**Discussion**

Efforts to model dengue incidence in various parts of the world have used statistical approaches for time series analysis. Wongkoon et al. ^{30} developed a SARIMA model on the monthly data collected between 2003 and 2006 in Northern Thailand, and found that the SARIMA (2,0,1)(0,2,0)_{12} was appropriate to predict the number of cases of dengue hemorrhagic fever for 2007. Promprou et al. ^{29} forecasted the monthly number of dengue hemorrhagic fever cases in Southern Thailand by an ARIMA (1,0,1) model. Silawan et al. ^{31} showed that a SARIMA (2,1,0)(0,1,1)_{12} model was suitable to determine temporal patterns and forecast dengue incidence in Northeastern Thailand. Choudhury et al. ^{32} showed that a SARIMA (1,0,0)(1,1,1)_{12} model was suitable for forecasting dengue incidence in Dhaka, Bangladesh. Luz et al. ^{28} developed a SARIMA (2,0,0)(1,0,0)_{12} model for monitoring dengue incidence in Rio de Janeiro, Brazil, from 1997 to 2004. All these studies showed that the number of dengue cases in a given month can be estimated by the number of dengue cases occurring one (when *p* = 1) or two (when *p* = 2) months prior. In the present article considering data from Ribeirão Preto, we also showed that the number of dengue cases in a given month can be estimated from the number of dengue cases occurring one and two (*p* = 2) months prior, and twelve (*S* = 12 and *P* = 1) months prior, but we found that a moving-average model of order *q* equal to 3 is suitable for the data between 2000 and 2008.

The results from this study show that the seasonal ARIMA model is a very effective and reliable predictive model for determining the number of dengue cases in a population, and is a useful tool for disease control and prevention. Allard ^{40 }claims that ARIMA models are a useful tool for interpreting surveillance data, and that the usefulness of forecasting expected numbers of infectious disease reports consists not so much in detecting outbreaks or providing probability statements, but in giving decision makers a clearer idea of the variability to be expected among future observations. We found that the SARIMA model's predictions for 2009 agree reasonably well with the observed incidence of dengue. However, these out-of-sample predictions may not be credible for forecasting the number of dengue cases in epidemic years, when the observed monthly incidence is significantly higher than the expected number of new cases for the period. This large number of cases may be a consequence of a lack of immunity in a population exposed for the first time to a given dengue viral serotype. A dengue virus type 1 (DENV1) outbreak is known to have started in Ribeirão Preto in November 1990 ^{7}, and DENV2 and DENV3 were introduced in São Paulo State in 1997 and 2003, respectively (see http://www.cve.saude.sp.gov.br/). Thus, the highest peaks in the time series shown in Figure 1 may be a direct consequence of the introduction or reintroduction of different serotypes. Note, however, in Figure 4, that the SARIMA (2,1,3)(1,1,1)_{12} model produced good estimates at each month, even though the time series contains periods with large numbers of dengue cases. Figure 4 shows that the model failed to estimate the number of dengue cases in April 2006, but in the following months the model again provided estimates with good precision. These results suggest that the out-of-sample forecast values for 2009 obtained from the SARIMA model are not subject to an effect due to the introduction or reintroduction of different dengue serotypes.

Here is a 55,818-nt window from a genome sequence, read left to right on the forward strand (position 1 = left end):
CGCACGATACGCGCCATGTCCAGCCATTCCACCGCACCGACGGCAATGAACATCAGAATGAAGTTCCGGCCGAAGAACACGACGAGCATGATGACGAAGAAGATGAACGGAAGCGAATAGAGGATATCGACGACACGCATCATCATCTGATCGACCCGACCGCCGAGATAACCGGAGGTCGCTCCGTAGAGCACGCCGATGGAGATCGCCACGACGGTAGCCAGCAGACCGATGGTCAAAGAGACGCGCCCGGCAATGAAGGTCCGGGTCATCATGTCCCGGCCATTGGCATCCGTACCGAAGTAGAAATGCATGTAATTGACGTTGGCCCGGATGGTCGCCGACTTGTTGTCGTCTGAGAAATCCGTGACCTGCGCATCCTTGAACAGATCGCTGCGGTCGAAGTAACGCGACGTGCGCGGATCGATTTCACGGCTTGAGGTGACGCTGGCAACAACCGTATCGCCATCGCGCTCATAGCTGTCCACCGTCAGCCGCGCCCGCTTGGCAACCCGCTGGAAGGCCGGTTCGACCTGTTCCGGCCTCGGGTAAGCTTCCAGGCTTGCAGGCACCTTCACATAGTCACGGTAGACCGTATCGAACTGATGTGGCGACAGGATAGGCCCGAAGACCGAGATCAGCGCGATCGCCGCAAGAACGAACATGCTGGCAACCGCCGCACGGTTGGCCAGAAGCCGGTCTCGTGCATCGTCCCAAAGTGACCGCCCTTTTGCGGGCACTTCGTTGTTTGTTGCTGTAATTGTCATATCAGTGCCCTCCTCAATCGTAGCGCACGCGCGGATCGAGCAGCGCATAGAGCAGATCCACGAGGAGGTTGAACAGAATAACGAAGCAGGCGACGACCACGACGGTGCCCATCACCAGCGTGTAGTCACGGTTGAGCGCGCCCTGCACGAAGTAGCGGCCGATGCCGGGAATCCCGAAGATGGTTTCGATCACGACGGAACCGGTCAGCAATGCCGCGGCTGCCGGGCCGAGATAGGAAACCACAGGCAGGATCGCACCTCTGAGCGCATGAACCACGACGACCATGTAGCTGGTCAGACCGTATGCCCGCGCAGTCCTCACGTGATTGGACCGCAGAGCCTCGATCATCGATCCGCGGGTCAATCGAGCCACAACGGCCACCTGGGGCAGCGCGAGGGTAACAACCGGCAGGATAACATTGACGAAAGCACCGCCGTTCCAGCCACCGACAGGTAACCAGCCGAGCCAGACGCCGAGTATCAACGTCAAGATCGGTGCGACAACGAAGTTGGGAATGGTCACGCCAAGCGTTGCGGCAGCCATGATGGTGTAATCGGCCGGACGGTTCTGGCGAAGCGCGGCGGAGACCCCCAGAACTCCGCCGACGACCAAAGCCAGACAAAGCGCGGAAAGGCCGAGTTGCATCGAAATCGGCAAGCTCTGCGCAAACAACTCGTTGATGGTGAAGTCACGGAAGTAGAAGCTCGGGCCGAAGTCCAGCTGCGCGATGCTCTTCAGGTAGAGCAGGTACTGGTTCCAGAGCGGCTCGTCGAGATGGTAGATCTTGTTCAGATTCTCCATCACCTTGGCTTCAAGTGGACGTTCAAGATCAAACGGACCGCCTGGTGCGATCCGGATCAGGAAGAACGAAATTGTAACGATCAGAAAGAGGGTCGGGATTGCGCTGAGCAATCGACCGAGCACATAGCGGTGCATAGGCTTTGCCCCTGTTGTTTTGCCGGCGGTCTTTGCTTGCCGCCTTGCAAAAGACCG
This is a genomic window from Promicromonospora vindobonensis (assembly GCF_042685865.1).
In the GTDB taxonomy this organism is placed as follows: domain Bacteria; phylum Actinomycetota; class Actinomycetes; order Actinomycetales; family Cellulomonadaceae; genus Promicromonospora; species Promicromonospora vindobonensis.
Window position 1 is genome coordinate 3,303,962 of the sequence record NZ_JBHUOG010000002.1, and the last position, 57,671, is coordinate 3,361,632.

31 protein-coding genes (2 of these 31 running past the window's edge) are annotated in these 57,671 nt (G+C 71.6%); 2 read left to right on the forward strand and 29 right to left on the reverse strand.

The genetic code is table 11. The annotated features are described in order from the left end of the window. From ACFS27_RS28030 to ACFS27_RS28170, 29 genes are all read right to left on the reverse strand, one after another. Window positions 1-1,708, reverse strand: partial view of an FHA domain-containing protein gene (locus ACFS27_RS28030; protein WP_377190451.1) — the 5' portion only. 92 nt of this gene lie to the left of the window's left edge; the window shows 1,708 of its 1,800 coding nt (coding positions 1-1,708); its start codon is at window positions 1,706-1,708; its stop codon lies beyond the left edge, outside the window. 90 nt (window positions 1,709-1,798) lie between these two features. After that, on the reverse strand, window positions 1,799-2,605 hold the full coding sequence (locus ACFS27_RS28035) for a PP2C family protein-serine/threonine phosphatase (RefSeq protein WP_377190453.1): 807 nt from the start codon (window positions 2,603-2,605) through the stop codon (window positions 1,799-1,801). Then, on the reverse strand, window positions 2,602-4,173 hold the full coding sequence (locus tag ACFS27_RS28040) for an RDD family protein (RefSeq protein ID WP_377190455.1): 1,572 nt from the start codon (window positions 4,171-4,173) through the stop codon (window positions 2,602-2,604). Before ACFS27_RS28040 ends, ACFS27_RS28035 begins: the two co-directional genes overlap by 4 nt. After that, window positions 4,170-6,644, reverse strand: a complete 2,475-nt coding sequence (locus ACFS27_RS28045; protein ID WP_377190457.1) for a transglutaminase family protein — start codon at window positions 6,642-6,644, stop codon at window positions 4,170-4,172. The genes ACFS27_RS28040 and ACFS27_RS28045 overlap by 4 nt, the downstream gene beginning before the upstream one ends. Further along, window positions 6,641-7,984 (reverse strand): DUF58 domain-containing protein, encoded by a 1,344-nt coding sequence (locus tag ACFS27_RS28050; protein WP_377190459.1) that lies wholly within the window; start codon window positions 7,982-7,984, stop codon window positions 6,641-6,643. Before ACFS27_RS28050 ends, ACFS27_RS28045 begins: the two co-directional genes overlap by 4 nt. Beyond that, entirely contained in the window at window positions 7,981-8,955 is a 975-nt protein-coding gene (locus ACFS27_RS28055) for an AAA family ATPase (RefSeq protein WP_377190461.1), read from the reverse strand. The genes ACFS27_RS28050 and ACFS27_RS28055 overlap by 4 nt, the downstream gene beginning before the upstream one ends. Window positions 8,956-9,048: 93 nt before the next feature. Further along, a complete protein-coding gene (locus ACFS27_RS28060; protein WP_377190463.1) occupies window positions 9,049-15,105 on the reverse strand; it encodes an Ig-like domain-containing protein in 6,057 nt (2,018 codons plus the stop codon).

In addition, climate changes have potential impact on dengue transmission, and in a future study more accurate predictions should be made by introducing meteorological variables such as temperature, pressure, humidity and rainfall into the model. These variables are known to be associated with an increase in the number of available breeding places for *Ae. aegypti* and, accordingly, in the risk of transmission of dengue.

**Contributors**

Both authors contributed equally to preparing this manuscript.

**Acknowledgments**

The second author is supported by a grant from the Fundação de Amparo ao Ensino, Pesquisa e Assistência do Hospital das Clínicas, Faculdade de Medicina de Ribeirão Preto (FAEPA), São Paulo.

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▲ ** Correspondência: ** E. Z. Martinez

Faculdade de Medicina de Ribeirão Preto

Universidade de São Paulo

Av. Bandeirantes 3900

Ribeirão Preto, SP 14049-900, Brasil

edson@fmrp.usp.br

Submitted on 21/May/2010

Final version resubmitted on 25/Mar/2011

Approved on 11/Apr/2011